I’ll be on family leave this semester (because… see here), so that means I’ll be intensely busy with other matters most of the time, and will be doing a lot less in the areas of teaching, events, committees, etc. But there will be some things here and there, including things that I’d promised to do before I knew I’d be taking leave. One of them is a discussion on graphic novels for the Harman Academy of Polymathic Study here at USC. (While sitting up bleary-eyed with a very small person in the wee hours of Monday morning I designed the graphics for the postcard they will use for advertising the event. They kindly asked me if some samples of my work could be used, and so the graphic above is what I came up with (they added the logos and event info), made from parts of pages of the work-in-progress book.)
In various ways, the graphic novel is a nice example of the confluence of lots of disciplines and different modes of communication, and as such is a good “polymathic” topic to discuss with the students of the academy (part of the point of the enterprise is for them to learn about how going beyond the narrow constraints of subject or discipline can be of tremendous value, so they study people and creative endeavours that have benefited from that approach – see their website for more). I’ll be joined on the panel by Professor Henry Jenkins (from the Schools of Communication, Cinematic Arts, and Education), and Professor Dana Johnson (from the Department of English), both of whom are real experts in the graphic novel – they are involved in teaching the form, and […] Click to continue reading this post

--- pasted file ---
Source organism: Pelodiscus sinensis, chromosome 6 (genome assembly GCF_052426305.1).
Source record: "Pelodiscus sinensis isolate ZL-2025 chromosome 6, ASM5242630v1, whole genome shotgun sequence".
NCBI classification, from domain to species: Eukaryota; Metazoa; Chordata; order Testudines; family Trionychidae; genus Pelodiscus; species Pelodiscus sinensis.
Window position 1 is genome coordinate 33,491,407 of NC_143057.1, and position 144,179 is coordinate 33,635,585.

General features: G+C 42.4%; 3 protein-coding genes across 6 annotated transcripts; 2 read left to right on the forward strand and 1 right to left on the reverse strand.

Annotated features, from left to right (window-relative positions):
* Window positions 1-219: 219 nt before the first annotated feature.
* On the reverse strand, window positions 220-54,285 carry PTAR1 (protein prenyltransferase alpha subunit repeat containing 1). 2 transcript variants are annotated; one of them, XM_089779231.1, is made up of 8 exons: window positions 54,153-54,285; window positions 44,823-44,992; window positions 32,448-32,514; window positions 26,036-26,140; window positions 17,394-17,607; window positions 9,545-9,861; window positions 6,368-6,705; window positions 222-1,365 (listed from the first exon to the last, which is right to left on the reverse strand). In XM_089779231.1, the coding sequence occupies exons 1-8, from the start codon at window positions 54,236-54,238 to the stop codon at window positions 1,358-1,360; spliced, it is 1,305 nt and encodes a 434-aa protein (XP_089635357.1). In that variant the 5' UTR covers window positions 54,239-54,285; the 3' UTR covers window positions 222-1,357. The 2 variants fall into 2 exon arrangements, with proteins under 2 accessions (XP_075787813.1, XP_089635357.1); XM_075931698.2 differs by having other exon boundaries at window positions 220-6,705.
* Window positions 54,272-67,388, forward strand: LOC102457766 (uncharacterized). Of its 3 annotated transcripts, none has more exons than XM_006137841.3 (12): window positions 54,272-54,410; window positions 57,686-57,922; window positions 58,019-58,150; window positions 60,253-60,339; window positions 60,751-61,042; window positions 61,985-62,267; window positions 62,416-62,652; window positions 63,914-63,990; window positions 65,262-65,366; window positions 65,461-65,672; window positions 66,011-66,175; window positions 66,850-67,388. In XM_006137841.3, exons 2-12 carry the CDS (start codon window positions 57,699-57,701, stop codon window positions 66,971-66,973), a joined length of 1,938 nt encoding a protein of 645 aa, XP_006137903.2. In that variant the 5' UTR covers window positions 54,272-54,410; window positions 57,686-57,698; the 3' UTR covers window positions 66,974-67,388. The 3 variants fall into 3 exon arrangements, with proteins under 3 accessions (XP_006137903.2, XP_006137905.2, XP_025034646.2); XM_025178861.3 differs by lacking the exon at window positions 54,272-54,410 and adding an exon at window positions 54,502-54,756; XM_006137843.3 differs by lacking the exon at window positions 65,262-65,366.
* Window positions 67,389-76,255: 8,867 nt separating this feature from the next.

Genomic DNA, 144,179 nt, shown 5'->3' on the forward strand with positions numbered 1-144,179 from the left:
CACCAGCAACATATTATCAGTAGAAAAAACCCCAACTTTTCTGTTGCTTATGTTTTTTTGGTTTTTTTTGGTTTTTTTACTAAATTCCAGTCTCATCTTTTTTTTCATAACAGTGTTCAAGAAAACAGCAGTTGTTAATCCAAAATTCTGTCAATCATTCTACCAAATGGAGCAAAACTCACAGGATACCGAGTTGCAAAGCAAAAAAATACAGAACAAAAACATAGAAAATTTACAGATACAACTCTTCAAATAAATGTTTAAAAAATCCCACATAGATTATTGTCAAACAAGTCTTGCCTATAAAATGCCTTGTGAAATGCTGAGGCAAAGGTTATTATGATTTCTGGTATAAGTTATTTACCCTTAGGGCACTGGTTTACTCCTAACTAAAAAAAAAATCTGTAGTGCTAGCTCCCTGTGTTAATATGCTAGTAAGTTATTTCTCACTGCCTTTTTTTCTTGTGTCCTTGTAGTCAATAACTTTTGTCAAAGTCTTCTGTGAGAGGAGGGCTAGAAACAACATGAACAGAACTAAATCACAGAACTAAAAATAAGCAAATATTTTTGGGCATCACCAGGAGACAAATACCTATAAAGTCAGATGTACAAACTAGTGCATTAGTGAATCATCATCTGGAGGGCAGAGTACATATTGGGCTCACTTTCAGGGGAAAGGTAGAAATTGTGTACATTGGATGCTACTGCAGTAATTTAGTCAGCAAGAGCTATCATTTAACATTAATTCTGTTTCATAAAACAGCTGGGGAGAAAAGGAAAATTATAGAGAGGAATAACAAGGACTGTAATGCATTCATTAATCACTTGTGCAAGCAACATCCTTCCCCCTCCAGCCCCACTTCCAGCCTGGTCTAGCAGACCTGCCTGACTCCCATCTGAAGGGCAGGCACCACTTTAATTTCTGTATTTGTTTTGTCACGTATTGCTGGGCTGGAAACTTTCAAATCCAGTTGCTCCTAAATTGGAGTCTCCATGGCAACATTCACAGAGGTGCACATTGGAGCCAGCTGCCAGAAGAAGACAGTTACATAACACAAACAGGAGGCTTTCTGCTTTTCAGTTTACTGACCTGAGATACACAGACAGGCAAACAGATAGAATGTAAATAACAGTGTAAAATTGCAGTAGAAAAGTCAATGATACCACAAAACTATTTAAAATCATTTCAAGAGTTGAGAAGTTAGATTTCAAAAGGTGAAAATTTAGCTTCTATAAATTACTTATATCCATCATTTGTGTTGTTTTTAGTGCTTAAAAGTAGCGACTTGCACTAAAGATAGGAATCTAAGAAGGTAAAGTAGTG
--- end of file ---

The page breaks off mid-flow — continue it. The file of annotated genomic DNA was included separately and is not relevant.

Good News Everyone!
The other day I put my signature on a contract to publish The Book!! Some of you might know about my somewhat unusual book project. It is a graphic book, written and drawn by me, all about science. Please tell your friends about it, especially the ones who think that the standard popular science book is not for them. This is very much not the standard popular science book, precisely because I want to broaden the range of people who read about science. The graphic book form has been stunningly underused in my field (physics) and I want that to change.
I used to say “graphic novel style book”, but because of the (well known) problematic naming convention for the form, I’m trying to stay away from that term, because people get confused about what the book is. (Not a novel, for example.) Anyway, it is a highly unusual project that I’ve been excited about for some time, and blogging about from time to time. The last year has seen me doing less on production and more on trying to explore the publishing world to get it in print. (I really do mean printed on actual paper, or I’d have explored other options by now: The self-publishing world has matured interestingly, I’ve discovered in my researches.)